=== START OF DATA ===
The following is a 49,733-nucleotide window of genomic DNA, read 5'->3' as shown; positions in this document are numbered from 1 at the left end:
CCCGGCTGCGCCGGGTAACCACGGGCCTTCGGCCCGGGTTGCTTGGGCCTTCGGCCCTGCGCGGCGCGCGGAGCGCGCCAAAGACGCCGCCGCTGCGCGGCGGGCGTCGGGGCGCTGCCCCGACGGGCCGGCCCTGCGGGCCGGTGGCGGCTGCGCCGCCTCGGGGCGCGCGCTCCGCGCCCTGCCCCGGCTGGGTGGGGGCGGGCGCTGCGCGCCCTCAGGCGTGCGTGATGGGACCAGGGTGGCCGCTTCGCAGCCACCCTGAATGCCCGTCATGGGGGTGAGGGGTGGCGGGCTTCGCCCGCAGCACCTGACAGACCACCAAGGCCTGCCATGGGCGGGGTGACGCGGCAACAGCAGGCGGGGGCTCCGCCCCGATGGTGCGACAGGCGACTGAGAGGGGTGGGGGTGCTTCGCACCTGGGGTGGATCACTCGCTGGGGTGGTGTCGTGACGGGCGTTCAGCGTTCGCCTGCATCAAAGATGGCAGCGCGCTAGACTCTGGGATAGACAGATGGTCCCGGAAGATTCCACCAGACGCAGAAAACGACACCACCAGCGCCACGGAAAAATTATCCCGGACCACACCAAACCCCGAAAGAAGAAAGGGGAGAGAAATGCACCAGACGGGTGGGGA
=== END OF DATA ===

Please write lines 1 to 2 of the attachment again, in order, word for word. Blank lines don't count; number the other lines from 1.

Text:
The following is a 49,733-nucleotide window of genomic DNA, read 5'->3' as shown; positions in this document are numbered from 1 at the left end:
CCCGGCTGCGCCGGGTAACCACGGGCCTTCGGCCCGGGTTGCTTGGGCCTTCGGCCCTGCGCGGCGCGCGGAGCGCGCCAAAGACGCCGCCGCTGCGCGGCGGGCGTCGGGGCGCTGCCCCGACGGGCCGGCCCTGCGGGCCGGTGGCGGCTGCGCCGCCTCGGGGCGCGCGCTCCGCGCCCTGCCCCGGCTGGGTGGGGGCGGGCGCTGCGCGCCCTCAGGCGTGCGTGATGGGACCAGGGTGGCCGCTTCGCAGCCACCCTGAATGCCCGTCATGGGGGTGAGGGGTGGCGGGCTTCGCCCGCAGCACCTGACAGACCACCAAGGCCTGCCATGGGCGGGGTGACGCGGCAACAGCAGGCGGGGGCTCCGCCCCGATGGTGCGACAGGCGACTGAGAGGGGTGGGGGTGCTTCGCACCTGGGGTGGATCACTCGCTGGGGTGGTGTCGTGACGGGCGTTCAGCGTTCGCCTGCATCAAAGATGGCAGCGCGCTAGACTCTGGGATAGACAGATGGTCCCGGAAGATTCCACCAGACGCAGAAAACGACACCACCAGCGCCACGGAAAAATTATCCCGGACCACACCAAACCCCGAAAGAAGAAAGGGGAGAGAAATGCACCAGACGGGTGGGGA